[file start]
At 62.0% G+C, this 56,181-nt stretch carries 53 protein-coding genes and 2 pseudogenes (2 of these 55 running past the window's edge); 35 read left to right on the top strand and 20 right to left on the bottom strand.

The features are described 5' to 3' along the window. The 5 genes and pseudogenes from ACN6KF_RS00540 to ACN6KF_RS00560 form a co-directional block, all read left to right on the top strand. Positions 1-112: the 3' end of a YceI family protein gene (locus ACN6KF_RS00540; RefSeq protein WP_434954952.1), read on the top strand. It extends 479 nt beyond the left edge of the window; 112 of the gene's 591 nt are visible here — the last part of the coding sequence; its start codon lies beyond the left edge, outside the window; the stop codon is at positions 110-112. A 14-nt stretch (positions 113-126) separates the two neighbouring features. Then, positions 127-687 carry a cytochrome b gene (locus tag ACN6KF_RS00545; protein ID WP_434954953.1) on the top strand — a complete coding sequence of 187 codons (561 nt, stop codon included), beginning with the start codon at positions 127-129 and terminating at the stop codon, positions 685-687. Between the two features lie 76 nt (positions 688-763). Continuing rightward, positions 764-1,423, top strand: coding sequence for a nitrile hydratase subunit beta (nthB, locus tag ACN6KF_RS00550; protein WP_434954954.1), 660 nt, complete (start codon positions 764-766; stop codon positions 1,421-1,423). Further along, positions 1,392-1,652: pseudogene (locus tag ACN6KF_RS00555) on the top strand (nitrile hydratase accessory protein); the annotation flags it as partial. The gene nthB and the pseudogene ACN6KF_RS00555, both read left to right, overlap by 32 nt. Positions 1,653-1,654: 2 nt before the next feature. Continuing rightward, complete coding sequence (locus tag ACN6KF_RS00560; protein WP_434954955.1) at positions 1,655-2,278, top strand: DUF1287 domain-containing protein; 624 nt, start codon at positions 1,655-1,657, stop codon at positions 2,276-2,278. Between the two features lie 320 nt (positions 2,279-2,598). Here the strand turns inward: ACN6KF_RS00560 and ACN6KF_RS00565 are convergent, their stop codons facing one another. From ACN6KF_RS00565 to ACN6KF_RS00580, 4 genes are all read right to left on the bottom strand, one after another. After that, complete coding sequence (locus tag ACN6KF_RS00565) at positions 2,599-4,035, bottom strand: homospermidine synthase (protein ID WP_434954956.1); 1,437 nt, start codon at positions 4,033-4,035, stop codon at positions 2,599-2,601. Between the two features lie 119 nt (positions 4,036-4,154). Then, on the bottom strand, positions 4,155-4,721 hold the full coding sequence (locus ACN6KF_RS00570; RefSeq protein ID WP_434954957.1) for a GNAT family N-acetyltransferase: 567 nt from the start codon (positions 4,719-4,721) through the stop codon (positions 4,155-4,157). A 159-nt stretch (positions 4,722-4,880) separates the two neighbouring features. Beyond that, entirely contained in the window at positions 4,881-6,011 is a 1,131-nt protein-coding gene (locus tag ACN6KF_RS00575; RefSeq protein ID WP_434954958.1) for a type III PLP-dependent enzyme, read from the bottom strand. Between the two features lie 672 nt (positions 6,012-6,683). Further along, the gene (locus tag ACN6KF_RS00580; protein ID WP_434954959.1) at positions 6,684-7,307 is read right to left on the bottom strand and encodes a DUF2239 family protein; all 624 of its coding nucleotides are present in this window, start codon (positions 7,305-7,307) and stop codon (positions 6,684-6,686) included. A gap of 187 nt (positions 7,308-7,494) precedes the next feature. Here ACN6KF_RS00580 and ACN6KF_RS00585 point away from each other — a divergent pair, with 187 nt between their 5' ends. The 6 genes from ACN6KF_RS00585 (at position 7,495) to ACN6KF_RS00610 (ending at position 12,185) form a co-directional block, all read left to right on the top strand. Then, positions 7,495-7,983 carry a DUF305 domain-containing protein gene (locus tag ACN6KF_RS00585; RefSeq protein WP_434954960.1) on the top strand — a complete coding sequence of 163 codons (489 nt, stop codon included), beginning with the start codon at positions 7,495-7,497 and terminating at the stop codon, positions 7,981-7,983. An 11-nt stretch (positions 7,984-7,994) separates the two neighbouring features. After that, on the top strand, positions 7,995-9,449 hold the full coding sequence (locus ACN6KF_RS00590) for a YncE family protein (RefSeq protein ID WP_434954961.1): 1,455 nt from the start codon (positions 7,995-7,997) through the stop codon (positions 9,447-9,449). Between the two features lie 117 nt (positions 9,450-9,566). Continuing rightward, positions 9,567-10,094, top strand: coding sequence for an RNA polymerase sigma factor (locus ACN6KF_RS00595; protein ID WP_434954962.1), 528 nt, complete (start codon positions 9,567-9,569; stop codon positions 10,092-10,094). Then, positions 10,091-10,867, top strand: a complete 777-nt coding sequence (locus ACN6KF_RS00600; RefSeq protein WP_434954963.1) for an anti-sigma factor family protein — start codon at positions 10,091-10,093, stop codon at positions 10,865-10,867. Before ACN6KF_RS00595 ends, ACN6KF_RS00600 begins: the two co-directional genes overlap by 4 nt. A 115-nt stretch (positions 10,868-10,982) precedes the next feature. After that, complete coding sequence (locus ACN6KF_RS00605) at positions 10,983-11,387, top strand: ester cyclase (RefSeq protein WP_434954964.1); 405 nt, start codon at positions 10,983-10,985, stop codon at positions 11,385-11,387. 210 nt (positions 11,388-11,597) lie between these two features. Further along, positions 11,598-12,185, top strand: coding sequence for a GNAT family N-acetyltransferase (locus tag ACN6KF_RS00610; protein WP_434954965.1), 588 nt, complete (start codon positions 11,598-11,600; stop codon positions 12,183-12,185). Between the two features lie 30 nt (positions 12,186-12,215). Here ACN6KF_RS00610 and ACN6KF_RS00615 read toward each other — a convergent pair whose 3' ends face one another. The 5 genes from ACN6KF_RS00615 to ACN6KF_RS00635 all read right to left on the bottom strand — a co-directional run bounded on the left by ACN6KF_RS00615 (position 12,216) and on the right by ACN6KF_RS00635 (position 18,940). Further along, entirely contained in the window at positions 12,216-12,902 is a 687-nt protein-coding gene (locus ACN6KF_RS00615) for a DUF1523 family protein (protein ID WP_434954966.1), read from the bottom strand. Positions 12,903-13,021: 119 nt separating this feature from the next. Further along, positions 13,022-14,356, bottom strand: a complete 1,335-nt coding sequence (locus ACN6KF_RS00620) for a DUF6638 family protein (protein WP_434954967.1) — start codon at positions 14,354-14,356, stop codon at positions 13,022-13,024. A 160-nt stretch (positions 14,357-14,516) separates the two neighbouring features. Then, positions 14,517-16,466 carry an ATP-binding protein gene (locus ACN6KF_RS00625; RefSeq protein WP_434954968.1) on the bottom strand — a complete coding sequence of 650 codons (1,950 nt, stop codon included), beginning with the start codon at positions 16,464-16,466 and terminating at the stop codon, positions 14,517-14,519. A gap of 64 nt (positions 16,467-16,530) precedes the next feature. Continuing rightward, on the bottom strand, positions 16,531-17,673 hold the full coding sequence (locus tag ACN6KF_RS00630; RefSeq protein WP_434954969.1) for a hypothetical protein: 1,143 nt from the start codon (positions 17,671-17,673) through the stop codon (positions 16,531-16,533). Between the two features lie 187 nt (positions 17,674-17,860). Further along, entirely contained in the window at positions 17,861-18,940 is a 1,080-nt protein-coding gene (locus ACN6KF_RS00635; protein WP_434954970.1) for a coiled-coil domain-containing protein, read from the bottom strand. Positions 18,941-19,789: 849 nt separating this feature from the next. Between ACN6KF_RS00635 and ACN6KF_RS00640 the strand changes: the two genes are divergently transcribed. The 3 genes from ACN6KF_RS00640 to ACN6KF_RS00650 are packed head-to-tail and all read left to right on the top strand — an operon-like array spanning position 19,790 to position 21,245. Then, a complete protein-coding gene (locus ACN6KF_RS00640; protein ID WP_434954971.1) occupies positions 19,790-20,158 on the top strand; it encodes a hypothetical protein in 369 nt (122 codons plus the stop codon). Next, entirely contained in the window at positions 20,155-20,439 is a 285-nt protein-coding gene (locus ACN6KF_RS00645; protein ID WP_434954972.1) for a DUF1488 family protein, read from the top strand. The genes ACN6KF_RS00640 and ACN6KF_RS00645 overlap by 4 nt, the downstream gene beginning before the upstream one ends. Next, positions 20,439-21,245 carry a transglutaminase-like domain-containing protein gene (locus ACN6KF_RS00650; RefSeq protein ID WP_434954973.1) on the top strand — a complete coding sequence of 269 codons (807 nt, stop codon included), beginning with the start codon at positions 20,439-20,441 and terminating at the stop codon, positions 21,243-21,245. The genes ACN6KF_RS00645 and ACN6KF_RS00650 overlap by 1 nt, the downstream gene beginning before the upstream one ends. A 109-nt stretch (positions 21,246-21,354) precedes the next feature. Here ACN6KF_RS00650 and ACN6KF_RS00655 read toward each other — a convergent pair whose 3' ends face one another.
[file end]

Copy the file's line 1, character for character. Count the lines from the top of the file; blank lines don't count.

At 62.0% G+C, this 56,181-nt stretch carries 53 protein-coding genes and 2 pseudogenes (2 of these 55 running past the window's edge); 35 read left to right on the top strand and 20 right to left on the bottom strand.